Suddenly the group found themselves in a great chamber glittering with gold. Sacrophagi of all sizes was stacked on the walls, decorated with gold, gems and precious stones. Yet the great chamber was a site of great slaughter. Corpses were tossed all around the floor – and even high on the walls. Many were ripped apart, cleaved in two, heads and limbs missing. All had small round wounds in their flesh and were in a state of advanced decay – far more rotten than corpses two days old should have been in the dry, cool air. The sight and the stench were terrible. Noam and Tyrus admired the treasures along the walls, barely noticing the carnage – but Alcemides and Dahab convinced them that water was a priority, so the four men left the chamber the same way they had come to seek the source of water.
Wandering through the dark corridors, the heroes quickly lost their sense of time. Only by thirst and hunger they knew hours must have passed – yet only empty chambers and tunnels could be found. Then a strange sound pierced the dusty air, hysterical laugher of a woman ending in loud sobbing. It approached from a slope leading somewhere down in to the dry darkness. Not wanting to meet the laughing creature, the heroes rapidly moved to the opposite direction. Yet the laughter and the sobbing followed them, the distance of the sounds only diminishing after a long burst of running. While the men stopped to catch their breath, Alcemides heard something extraordinary – the sound of a running water.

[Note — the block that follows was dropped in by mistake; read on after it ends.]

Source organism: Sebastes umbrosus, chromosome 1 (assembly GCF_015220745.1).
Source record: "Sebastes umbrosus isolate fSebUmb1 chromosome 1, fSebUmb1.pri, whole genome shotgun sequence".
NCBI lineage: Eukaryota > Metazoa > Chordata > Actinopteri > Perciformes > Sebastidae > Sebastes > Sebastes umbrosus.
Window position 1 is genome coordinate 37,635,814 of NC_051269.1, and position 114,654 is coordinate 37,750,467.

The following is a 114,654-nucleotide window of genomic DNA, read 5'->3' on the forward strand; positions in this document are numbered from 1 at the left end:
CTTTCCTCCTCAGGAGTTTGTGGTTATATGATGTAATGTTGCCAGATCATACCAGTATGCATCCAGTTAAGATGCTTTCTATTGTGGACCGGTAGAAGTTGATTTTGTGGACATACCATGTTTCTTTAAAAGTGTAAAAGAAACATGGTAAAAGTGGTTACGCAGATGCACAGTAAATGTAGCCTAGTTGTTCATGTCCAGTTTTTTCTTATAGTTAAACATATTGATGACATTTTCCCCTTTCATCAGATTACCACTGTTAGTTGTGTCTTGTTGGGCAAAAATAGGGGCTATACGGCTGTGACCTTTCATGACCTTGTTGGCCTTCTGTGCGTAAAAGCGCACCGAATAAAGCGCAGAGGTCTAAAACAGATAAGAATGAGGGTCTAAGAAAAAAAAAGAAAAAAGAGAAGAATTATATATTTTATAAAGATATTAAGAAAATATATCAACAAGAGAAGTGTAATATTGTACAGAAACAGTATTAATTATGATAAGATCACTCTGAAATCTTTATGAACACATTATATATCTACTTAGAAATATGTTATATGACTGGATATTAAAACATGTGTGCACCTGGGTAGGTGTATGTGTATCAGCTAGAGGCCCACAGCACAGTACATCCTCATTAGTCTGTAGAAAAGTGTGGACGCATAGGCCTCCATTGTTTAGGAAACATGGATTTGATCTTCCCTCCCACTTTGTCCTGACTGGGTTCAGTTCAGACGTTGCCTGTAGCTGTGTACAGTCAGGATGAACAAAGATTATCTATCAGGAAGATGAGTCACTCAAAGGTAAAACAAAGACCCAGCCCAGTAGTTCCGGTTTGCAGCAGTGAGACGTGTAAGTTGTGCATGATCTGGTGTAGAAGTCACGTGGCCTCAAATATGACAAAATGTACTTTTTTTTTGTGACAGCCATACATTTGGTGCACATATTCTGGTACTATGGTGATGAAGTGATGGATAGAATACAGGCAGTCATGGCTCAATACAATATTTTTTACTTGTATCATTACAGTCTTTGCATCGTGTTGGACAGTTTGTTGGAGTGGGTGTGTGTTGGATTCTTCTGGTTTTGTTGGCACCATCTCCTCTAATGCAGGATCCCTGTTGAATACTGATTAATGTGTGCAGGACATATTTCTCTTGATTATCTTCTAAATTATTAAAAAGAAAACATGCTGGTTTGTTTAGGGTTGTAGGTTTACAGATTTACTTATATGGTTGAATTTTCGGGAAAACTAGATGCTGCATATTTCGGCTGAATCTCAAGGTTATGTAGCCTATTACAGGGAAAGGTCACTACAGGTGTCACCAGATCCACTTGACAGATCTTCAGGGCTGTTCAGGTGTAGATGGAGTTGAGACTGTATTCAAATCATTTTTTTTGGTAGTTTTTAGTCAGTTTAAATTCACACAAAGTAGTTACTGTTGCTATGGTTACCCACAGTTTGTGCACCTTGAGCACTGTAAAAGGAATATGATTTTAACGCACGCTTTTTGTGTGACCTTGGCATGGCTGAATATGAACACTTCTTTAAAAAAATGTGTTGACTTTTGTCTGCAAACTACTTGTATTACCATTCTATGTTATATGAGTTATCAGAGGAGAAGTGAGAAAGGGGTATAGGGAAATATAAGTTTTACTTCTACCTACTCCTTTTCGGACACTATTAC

The heroes followed the acute ears of the half-pict to an underground orchard of some kind. Strange and fantastic fruit and vegetable grew in pots of green stone, among small channels of running water. The men quickly drank themselves full, then filled all their containers with water. Only then did they inspect the fantastic garden in detail, noticing how among the trees and gardens prowled small, venomous snakes. Picking a fruit from the garden might prove to be a fatal mistake. Moving among the channels and vegetation in awe, the heroes were suddenly startled by the sound of insane laughter close by. Sneaking among the pots, they saw a crawling, shaking figure blocking entrance to the garden. The laughing, sobbing creature had found them, but for some reason, would not or could not enter the hall. The men huddled together in fear, doubting the effect of steel on the abomination. Finally Noam became tired of the planning and simply charged forward with a demon-fire in hand. The bomb hit the perfect spot and the crawling horror exploded in a shower of goo. The heroes quickly fled, dragging as much water as they could with them.